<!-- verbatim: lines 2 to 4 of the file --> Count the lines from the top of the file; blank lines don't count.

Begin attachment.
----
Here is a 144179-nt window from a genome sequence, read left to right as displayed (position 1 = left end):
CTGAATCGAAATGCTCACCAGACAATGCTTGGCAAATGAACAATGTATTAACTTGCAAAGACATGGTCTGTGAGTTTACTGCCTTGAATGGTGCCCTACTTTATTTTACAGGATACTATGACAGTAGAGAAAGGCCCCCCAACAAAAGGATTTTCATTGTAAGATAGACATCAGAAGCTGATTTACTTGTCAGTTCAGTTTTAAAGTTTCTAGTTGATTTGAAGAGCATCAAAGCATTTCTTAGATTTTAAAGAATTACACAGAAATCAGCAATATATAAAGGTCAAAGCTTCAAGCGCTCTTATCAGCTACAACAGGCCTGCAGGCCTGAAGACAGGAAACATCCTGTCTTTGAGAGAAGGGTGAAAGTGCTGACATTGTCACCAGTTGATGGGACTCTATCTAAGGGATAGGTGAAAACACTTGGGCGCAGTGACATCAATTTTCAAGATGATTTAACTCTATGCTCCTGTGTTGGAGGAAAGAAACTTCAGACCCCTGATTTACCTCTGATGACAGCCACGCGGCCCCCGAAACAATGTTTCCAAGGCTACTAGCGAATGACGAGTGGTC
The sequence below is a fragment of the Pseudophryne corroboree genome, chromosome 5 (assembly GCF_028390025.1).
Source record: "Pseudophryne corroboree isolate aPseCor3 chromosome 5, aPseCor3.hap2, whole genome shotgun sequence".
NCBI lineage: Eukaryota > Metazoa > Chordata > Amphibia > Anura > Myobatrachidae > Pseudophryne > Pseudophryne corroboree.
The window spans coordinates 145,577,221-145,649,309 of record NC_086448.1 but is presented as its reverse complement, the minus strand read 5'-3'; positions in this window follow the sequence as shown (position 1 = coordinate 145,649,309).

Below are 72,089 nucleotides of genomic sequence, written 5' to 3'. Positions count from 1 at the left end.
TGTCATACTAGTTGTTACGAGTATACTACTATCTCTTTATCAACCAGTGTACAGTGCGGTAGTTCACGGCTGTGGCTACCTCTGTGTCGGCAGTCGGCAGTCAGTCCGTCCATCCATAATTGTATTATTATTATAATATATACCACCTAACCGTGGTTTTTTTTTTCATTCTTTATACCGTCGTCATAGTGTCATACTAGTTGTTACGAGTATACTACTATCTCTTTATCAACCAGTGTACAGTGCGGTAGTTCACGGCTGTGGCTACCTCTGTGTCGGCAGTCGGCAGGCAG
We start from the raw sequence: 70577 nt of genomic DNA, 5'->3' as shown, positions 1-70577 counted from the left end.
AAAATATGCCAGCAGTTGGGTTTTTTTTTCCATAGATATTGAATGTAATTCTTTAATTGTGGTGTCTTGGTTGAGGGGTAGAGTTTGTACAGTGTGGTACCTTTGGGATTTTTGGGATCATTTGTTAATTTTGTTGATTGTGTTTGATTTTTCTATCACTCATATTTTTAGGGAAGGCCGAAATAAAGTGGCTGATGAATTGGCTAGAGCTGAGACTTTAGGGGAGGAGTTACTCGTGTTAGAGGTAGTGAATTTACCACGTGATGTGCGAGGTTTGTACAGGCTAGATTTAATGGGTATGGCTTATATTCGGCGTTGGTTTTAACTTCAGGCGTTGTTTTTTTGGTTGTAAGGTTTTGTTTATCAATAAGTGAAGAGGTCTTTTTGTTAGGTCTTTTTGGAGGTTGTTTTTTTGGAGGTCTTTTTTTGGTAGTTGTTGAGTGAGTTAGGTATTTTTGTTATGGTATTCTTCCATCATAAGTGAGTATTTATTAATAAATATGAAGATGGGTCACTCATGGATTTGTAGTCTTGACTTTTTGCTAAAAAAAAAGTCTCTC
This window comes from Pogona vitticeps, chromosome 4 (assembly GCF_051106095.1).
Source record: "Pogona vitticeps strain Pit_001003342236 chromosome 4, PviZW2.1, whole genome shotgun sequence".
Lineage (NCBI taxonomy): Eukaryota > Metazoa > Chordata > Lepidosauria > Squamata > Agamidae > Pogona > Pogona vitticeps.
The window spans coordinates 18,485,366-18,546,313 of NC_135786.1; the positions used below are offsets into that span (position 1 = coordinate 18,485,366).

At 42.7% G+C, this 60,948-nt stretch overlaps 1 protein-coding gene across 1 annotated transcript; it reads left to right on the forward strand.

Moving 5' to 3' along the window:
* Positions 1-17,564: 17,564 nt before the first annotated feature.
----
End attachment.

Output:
CTGAATCGAAATGCTCACCAGACAATGCTTGGCAAATGAACAATGTATTAACTTGCAAAGACATGGTCTGTGAGTTTACTGCCTTGAATGGTGCCCTACTTTATTTTACAGGATACTATGACAGTAGAGAAAGGCCCCCCAACAAAAGGATTTTCATTGTAAGATAGACATCAGAAGCTGATTTACTTGTCAGTTCAGTTTTAAAGTTTCTAGTTGATTTGAAGAGCATCAAAGCATTTCTTAGATTTTAAAGAATTACACAGAAATCAGCAATATATAAAGGTCAAAGCTTCAAGCGCTCTTATCAGCTACAACAGGCCTGCAGGCCTGAAGACAGGAAACATCCTGTCTTTGAGAGAAGGGTGAAAGTGCTGACATTGTCACCAGTTGATGGGACTCTATCTAAGGGATAGGTGAAAACACTTGGGCGCAGTGACATCAATTTTCAAGATGATTTAACTCTATGCTCCTGTGTTGGAGGAAAGAAACTTCAGACCCCTGATTTACCTCTGATGACAGCCACGCGGCCCCCGAAACAATGTTTCCAAGGCTACTAGCGAATGACGAGTGGTC
The sequence below is a fragment of the Pseudophryne corroboree genome, chromosome 5 (assembly GCF_028390025.1).
Source record: "Pseudophryne corroboree isolate aPseCor3 chromosome 5, aPseCor3.hap2, whole genome shotgun sequence".